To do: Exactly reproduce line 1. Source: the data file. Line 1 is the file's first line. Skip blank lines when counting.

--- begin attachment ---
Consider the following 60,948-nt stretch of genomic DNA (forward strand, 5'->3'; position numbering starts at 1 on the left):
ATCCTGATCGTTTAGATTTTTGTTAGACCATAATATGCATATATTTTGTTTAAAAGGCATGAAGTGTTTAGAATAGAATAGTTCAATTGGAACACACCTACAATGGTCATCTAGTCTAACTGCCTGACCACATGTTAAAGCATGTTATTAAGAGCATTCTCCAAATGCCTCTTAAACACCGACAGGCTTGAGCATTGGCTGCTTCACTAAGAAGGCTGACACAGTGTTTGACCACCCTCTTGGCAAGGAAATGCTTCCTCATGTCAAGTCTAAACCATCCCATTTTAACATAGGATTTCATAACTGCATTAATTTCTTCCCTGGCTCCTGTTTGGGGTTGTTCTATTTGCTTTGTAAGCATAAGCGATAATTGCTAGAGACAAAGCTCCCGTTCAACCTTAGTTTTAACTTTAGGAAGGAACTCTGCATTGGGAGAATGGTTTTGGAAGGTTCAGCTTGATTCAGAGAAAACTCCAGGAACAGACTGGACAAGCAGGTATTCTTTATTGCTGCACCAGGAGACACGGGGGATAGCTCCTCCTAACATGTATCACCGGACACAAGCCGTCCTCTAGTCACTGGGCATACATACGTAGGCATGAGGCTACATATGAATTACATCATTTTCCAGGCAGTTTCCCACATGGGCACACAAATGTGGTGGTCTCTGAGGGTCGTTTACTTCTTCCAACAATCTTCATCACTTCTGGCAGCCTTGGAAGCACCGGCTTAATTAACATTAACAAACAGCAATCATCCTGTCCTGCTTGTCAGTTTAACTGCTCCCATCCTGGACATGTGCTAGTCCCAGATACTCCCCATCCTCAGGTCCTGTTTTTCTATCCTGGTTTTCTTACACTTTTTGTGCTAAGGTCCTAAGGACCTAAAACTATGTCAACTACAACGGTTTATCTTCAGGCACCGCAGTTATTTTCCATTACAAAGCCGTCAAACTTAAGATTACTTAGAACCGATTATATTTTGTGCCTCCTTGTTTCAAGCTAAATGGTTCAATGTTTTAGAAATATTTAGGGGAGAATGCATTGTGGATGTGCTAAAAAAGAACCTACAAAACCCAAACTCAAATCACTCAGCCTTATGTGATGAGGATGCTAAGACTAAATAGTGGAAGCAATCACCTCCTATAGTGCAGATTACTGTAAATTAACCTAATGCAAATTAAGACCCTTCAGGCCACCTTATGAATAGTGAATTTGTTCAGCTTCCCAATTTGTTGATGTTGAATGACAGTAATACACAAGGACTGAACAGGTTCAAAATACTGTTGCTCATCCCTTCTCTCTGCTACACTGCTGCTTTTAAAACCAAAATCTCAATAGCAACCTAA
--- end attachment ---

Consider the following 60,948-nt stretch of genomic DNA (forward strand, 5'->3'; position numbering starts at 1 on the left):